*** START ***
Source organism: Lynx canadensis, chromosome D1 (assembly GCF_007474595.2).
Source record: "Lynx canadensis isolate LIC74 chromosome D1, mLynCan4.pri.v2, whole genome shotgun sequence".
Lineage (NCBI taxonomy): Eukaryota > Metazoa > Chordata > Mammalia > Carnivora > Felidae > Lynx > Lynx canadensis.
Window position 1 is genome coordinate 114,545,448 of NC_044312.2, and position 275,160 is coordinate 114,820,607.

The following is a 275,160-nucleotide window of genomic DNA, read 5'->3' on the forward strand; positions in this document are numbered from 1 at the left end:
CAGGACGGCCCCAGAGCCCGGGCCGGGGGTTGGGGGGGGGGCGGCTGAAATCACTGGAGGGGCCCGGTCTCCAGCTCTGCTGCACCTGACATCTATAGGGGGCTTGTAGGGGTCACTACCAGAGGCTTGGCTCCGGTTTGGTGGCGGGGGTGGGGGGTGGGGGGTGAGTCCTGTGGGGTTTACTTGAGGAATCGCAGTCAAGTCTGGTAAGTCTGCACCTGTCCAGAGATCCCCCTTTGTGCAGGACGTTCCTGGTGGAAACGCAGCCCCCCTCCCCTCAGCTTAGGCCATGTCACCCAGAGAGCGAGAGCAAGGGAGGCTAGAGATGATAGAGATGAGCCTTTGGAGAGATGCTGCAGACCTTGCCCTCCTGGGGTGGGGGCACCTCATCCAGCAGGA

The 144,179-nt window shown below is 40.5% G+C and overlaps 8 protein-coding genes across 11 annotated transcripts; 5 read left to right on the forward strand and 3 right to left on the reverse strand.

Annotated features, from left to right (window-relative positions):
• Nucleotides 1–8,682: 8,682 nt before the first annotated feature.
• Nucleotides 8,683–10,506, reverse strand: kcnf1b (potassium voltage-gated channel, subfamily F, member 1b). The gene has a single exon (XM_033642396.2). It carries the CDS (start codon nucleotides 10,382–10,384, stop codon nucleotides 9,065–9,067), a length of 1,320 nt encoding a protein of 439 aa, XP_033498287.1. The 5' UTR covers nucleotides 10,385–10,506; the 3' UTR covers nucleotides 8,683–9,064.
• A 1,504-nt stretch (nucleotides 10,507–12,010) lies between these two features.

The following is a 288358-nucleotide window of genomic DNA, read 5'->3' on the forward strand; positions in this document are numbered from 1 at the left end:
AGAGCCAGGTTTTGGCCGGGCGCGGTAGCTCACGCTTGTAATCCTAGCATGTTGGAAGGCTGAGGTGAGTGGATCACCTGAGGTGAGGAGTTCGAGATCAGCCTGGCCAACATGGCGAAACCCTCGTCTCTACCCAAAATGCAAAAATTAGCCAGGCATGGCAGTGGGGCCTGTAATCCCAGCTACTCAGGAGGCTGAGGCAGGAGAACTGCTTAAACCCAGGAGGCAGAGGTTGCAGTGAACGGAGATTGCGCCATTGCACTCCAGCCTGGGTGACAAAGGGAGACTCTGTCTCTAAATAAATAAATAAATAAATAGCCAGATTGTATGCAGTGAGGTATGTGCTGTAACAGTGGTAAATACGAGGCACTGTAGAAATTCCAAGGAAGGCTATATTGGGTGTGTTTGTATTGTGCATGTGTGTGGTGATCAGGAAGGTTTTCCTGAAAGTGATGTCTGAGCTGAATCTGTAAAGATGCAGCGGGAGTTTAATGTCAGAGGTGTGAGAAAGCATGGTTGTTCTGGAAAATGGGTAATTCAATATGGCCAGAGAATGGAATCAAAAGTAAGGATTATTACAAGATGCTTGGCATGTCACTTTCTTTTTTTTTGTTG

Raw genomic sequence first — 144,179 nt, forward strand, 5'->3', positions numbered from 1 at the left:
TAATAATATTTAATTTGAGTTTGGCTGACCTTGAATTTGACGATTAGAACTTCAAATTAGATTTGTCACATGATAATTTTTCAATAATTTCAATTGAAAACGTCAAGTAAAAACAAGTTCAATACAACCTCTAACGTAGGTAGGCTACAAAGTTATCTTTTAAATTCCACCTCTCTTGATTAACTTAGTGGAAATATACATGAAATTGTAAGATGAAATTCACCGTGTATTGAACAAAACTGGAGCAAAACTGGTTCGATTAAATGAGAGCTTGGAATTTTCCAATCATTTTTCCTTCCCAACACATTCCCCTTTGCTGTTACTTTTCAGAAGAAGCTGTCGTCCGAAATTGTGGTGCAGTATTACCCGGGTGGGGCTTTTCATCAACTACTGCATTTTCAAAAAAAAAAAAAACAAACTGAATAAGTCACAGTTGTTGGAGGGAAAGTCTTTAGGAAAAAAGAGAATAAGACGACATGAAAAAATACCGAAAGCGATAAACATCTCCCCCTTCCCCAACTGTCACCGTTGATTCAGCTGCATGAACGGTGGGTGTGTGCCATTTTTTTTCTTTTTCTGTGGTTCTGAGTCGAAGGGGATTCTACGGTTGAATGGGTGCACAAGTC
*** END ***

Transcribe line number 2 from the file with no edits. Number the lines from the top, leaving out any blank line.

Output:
Source record: "Lynx canadensis isolate LIC74 chromosome D1, mLynCan4.pri.v2, whole genome shotgun sequence".